Study Indicates African-Americans Most Likely To Use Online Job Search Tools

African-Americans are more likely to use the Internet to look for a job than the general job-seeker according to research from the Joint Center for Political and Economic Studies.

The study, funded by the Joyce Foundation, found that African-Americans are more likely than other segments of the population to use the Internet to seek and apply for employment, and are also more likely to consider the Internet very important to the success of their job search.

In addition, the report found that confidence in one’s own digital skills correlates with a higher likelihood of using the Internet for a job search, suggesting that efforts to improve digital literacy would allow more people to take advantage of the dynamic employment tools that the Internet has to offer.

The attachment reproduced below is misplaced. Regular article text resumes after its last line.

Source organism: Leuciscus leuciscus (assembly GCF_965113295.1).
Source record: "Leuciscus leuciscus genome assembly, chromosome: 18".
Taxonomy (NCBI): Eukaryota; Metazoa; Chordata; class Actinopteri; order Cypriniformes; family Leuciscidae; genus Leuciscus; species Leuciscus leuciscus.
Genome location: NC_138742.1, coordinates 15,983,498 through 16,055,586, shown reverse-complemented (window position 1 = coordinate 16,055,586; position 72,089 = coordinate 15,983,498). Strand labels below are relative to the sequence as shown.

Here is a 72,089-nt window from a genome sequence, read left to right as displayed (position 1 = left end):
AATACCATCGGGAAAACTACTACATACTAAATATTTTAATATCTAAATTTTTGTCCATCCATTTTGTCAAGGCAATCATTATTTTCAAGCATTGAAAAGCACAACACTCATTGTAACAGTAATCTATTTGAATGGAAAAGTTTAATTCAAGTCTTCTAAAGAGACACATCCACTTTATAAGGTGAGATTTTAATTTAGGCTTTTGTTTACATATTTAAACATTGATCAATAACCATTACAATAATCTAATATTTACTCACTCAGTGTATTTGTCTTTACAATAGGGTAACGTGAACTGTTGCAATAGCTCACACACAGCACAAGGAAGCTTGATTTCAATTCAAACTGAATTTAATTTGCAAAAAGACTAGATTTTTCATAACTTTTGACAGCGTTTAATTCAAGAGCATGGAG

The study’s other key findings include:

African-Americans rely on social media and on mobile devices for job search at higher rates than the general population.

Half of African-American Internet users said the Internet was very important to them in finding a job, significantly higher than the 36% average for the entire sample.

About 46% of African-American Internet users used the Internet at some point when they were last looking for a job, either by online search, emailing potential employers or using social networking sites. This compares to 41% for all respondents.

36% of African-Americans said they applied for a job online the last time they were in the job market, compared with 26% for all respondents.

31% of African-Americans said social networking sites are very important to a job search, which is seven percentage points greater than the entire sample at 24%.

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